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Securities for which there is a reporting obligation pursuant to Section 15(d) of the Act.

 

None

 

(Title of Class)

 

Indicate the number of outstanding shares of each of the issuer’s classes of capital or common stock as of the close of the period covered by the annual report.

 

At December 31, 2020, the number of outstanding ordinary shares was 1,225,332,142 which included at such date ordinary shares represented by 13,240,935 ADSs.

 

Indicate by check mark if the registrant is a well-known seasoned issuer, as defined in Rule 405 of the Securities Act.

 

YES  ☒    NO  ☐

 

If this report is an annual or transition report, indicate by check mark if the registrant is not required to file reports pursuant to Section 13 or 15(d) of the Securities Exchange Act of 1934.

 

YES  ☐    NO  ☒

 

Note – Checking the box above will not relieve any registrant required to file reports pursuant to Section 13 or 15(d) of the Securities Exchange Act of 1934 from their obligations under those Sections.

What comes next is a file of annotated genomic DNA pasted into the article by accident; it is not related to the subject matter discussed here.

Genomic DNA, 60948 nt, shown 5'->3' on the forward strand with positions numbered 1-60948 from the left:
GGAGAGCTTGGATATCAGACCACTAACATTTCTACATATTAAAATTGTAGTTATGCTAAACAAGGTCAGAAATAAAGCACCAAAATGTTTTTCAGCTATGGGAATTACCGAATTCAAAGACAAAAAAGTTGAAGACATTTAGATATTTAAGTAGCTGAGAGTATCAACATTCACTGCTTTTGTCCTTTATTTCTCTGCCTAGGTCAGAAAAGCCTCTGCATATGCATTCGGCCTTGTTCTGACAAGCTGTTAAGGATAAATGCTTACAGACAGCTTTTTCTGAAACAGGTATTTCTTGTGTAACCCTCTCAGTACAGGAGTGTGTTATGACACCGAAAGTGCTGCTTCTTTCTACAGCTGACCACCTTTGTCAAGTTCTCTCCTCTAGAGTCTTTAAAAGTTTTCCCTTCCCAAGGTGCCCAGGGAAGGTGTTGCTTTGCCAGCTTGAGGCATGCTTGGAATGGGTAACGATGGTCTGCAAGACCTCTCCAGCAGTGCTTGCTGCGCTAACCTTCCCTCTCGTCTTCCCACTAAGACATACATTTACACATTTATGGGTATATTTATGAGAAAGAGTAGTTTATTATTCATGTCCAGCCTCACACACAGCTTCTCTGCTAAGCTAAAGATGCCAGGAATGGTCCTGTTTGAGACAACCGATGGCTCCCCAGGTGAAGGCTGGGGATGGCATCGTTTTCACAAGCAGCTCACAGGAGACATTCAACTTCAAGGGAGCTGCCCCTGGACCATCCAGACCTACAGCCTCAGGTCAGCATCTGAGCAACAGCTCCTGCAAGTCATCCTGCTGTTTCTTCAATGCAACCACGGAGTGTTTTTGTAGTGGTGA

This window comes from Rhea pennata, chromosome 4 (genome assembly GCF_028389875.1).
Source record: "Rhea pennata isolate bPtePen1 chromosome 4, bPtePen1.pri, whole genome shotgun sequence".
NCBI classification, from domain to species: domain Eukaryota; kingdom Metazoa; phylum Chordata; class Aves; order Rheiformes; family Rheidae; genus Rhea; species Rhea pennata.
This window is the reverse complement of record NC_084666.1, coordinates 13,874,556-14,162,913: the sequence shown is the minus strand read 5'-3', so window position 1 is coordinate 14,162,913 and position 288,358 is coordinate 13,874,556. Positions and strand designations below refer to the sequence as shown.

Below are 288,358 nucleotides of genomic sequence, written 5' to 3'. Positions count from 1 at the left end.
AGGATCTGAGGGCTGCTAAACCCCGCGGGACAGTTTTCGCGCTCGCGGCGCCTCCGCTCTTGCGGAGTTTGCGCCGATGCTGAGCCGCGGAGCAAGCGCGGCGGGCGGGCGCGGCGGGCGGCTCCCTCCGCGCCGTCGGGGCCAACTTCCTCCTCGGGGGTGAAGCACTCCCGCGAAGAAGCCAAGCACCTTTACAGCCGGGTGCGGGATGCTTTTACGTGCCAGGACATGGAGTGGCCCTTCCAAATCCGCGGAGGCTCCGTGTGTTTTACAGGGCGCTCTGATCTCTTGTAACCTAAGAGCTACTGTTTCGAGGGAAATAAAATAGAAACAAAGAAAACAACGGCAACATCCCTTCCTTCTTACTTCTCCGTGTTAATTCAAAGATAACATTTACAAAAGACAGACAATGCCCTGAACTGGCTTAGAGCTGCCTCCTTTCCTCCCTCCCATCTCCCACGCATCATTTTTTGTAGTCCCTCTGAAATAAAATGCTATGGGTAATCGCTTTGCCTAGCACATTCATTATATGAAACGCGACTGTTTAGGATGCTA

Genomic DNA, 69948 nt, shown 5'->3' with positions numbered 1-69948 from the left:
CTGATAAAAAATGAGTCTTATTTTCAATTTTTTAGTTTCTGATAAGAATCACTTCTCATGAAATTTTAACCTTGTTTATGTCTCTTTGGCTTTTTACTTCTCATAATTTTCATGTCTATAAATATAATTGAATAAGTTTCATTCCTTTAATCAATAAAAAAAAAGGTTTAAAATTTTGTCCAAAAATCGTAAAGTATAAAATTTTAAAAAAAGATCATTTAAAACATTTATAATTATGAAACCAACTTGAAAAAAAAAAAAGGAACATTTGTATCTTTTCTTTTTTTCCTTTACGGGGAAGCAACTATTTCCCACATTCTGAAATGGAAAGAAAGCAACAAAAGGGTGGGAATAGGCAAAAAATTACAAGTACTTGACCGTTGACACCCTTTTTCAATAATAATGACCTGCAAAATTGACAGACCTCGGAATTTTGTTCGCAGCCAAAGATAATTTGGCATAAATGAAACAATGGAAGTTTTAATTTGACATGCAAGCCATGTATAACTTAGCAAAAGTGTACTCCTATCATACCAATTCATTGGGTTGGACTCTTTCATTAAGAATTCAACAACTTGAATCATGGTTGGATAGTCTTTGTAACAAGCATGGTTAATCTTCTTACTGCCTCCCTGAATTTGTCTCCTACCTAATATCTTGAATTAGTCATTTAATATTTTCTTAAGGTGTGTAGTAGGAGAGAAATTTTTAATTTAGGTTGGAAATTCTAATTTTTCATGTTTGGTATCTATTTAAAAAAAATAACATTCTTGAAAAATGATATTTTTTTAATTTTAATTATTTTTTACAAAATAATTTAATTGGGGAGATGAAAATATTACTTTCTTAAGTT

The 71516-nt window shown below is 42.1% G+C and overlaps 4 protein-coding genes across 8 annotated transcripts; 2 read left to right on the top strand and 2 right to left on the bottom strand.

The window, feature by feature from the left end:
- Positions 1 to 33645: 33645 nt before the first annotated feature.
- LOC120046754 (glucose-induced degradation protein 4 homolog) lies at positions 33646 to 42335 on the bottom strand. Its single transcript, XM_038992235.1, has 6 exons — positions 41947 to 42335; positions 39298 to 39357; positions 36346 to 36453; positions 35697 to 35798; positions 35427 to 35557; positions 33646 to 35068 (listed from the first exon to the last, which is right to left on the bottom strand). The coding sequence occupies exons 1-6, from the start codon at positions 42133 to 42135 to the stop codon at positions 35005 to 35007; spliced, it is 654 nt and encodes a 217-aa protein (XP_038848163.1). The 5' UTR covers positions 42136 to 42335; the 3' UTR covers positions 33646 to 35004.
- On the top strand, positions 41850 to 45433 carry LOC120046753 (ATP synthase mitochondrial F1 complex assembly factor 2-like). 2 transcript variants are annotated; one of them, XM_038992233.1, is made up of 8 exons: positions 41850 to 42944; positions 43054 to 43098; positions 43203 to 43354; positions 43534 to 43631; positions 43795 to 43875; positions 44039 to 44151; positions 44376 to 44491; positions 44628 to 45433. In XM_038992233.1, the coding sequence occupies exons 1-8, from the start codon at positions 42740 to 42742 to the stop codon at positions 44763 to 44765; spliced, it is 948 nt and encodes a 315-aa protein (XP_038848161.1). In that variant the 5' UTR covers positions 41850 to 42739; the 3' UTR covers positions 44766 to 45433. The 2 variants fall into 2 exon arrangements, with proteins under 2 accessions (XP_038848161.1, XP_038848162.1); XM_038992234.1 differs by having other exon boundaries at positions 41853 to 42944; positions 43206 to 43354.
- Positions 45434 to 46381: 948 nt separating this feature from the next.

Indicate by check mark whether the registrant (1) has filed all reports required to be filed by Section 13 or 15(d) of the Securities Exchange Act of 1934 during the preceding 12 months (or for such shorter period that the registrant was required to file such reports), and (2) has been subject to such filing requirements for the past 90 days.

 

YES  ☒    NO  ☐

 

Indicate by check mark whether the registrant has submitted electronically every Interactive Data File required to be submitted pursuant to Rule 405 of Regulation S-T (§232.405 of this chapter) during the preceding 12 months (or for such shorter period that the registrant was required to submit and post such files).

 

YES  ☒    NO  ☐